'The Hollywood Reporter' Woody Allen Story Provokes Backlash For Avoiding Sexual Abuse Allegations
SCOTT SIMON, HOST:
This week, The Hollywood Reporter had an affectionate cover interview with Woody Allen. Boy, did it get a backlash. The interview stirred resentment because it didn't focus more directly on allegations from the early 1990s that Woody Allen had sexually abused his young daughter.
And it provoked an angry essay from Woody Allen's estranged son about how the media often handles celebrities who are accused of serious transgressions. NPR's media guy David Folkenflik joins us from New York. Thanks for being with us, David.
DAVID FOLKENFLIK, BYLINE: Hey. Good to join you, Scott.
SIMON: Lets remind ourselves what Woody Allen allegedly did.
FOLKENFLIK: Well, what he was accused of doing amid a custody battle with his wife, Mia Farrow, was of abusing his young daughter, Dylan, taking her into the attic and sexually molesting her. This had played out because of - there was a scandal that had happened just weeks, months before where Mia Farrow had discovered that Woody Allen had taken nude pictures of her daughter with her former husband, Andre Previn, Soon-Yi.
SIMON: To whom Mr. Allen's now married, yeah.
FOLKENFLIK: To whom Mr. Allen has now been married for many years. And that tore the family apart. And so it was this sort of twin scandal, a Greek tragedy if you will, that played out at that time and has had these repercussions ever since.
SIMON: How did The Hollywood Reporter - the features editor, Stephen Galloway, handle that part of the story?
FOLKENFLIK: Well, he walked up to the edge of dealing with the question of Dylan Farrow's allegations and then never acknowledged them. What he did was he focused on the question of the scandal of Woody Allen's involvement with Soon-Yi and really asked him a question or two about how that scandal had affected him and the way in which her involvement in his life had changed him. But The Reporter never really dealt with the question of the abuse allegations themselves.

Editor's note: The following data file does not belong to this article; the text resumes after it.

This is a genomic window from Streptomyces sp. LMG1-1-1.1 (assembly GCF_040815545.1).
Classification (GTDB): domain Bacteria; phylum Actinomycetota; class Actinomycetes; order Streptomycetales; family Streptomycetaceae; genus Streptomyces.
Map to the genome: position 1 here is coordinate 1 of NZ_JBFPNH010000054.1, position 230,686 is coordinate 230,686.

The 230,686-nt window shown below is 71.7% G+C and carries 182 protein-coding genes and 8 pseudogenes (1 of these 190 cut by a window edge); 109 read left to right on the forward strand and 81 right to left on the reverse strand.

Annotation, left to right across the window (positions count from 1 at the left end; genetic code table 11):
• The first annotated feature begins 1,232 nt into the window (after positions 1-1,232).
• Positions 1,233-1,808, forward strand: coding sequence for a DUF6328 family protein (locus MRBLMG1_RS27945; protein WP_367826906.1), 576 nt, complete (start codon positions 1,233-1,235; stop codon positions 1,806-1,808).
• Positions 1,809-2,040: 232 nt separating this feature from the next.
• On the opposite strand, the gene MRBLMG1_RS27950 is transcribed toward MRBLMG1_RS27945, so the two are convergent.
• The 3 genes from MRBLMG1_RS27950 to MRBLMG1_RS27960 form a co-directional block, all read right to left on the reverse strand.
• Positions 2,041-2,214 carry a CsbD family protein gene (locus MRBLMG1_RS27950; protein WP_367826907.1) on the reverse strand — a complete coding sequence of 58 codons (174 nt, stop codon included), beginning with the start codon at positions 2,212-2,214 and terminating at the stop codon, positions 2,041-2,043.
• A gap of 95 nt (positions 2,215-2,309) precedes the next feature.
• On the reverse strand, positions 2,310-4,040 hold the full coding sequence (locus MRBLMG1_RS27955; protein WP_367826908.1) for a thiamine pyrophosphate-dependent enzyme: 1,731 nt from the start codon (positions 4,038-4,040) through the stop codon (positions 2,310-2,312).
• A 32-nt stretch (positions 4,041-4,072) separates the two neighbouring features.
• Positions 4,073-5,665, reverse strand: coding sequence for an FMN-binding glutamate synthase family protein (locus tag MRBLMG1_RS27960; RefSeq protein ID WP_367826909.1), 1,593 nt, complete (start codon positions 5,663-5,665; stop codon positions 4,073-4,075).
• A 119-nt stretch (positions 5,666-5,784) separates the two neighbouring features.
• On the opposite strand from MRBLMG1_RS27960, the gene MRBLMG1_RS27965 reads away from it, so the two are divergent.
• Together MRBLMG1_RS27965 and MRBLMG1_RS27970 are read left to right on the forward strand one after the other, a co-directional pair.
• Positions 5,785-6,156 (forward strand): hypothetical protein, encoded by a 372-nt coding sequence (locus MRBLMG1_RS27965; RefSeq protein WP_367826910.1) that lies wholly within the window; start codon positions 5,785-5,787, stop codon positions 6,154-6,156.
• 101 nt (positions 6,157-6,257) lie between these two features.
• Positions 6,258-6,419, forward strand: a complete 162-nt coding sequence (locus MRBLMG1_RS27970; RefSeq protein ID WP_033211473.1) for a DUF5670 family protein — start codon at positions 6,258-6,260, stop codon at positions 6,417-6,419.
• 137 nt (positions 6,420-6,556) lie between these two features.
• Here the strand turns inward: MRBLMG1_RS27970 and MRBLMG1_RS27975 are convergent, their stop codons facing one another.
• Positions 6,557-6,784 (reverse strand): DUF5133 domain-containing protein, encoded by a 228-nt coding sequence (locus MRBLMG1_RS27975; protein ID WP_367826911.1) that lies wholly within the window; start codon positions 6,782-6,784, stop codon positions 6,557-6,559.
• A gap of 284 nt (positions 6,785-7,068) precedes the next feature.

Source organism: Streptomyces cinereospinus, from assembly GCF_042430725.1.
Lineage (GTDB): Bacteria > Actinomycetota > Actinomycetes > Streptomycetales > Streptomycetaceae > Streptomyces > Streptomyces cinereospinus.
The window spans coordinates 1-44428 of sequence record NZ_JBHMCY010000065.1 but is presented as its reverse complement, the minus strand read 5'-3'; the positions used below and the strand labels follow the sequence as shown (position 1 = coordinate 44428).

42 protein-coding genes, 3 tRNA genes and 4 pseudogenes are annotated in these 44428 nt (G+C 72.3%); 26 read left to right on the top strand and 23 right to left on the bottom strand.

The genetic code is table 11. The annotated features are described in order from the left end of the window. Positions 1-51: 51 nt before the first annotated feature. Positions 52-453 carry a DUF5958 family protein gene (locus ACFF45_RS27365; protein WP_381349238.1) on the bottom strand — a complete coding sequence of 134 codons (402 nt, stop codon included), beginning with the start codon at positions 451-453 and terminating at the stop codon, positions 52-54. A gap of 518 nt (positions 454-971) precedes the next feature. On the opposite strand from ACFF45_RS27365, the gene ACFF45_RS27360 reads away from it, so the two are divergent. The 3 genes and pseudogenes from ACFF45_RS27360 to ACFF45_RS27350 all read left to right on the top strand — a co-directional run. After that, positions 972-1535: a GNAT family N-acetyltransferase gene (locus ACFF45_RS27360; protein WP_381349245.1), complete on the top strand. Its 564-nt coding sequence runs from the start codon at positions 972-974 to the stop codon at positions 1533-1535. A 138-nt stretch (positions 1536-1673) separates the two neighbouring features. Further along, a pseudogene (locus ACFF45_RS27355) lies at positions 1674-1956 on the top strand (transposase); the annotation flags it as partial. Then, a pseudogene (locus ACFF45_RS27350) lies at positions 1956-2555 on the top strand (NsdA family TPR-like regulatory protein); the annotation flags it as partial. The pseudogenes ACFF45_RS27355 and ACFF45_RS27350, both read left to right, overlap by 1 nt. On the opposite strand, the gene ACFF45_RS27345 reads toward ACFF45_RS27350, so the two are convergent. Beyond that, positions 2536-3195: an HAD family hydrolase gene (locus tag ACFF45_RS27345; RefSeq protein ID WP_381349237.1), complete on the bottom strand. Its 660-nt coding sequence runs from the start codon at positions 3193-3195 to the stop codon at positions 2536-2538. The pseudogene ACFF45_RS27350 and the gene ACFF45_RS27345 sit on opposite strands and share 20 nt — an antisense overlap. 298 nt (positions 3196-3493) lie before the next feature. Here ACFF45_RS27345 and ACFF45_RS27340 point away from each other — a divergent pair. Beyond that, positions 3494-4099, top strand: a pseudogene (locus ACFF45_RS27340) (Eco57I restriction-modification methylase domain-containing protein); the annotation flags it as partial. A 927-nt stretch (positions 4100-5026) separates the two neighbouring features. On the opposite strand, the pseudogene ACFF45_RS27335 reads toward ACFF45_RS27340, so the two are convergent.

SIMON: Yeah, and Ronan Farrow then wrote an angry - and I thought quite eloquent - opinion piece in The Hollywood Reporter. He, of course, is the son of Woody Allen and Mia Farrow. Outline his arguments for us, if you could.
FOLKENFLIK: He says it's incumbent on the press and on the media not to make it easy for celebrities to have these terribly serious transgressions alleged and be able to skate by on their charm, on their fame, on their accomplishments outside the arena of these allegations. He said, you know, it is precisely the inconvenient moment where you have all these stars - and Woody Allen is in South of France because of the debut of his new film.
And you have stars like Blake Lively, Jesse Eisenberg and others who are there, Steve Carell. And he says we should be hearing them asked what it's like to work with an alleged child molester - and by the way, those are his words, not mine - rather than asked, you know, what costumes were you wearing? How did you like your outfits? What was it like to work with this great director?
That's his argument. He says it's uncomfortable but these questions need to be asked, otherwise powerful people can get away with terrible things.
SIMON: How do you feel about that?
FOLKENFLIK: Well, my God, I mean, if you think about this, Woody Allen was accused of this terrible thing but it was never adjudicated in court. A prosecutor said he thought there was probable cause but never tried it. And the question is one of context. Has Woody Allen ever been asked about it? He has.
SIMON: He had a press conference years ago. I happened to have covered it.
FOLKENFLIK: Which you covered, that's right.
SIMON: I remember that, yeah.
FOLKENFLIK: In this case, you know, it was an interview about the new film but also an opportunity to talk about Woody Allen's career. And just as Kobe Bryant as he retired should've been pressed more by sports journalists and by other journalists about the allegations that he had raped a woman in Colorado, so too Woody Allen could have been asked.
Even questions like how did you react to reading Dylan Farrow's accusations against you in The New York Times a couple years back? Have you spoken to her? What do you make of that episode? Even a chance for him to explain his own perspective on that. We haven't heard that in this case, particularly from The Hollywood Reporter. My guess is if they could go back and do it again, they would. They seemingly tried to make up for it by letting Ronan Farrow make his case to the public his way.
SIMON: NPR's David Folkenflik, thanks so much.
FOLKENFLIK: You bet.
[POST-BROADCAST CORRECTION: We incorrectly refer to Mia Farrow as Woody Allenâs wife. Allen and Farrow were never married.] Transcript provided by NPR, Copyright NPR.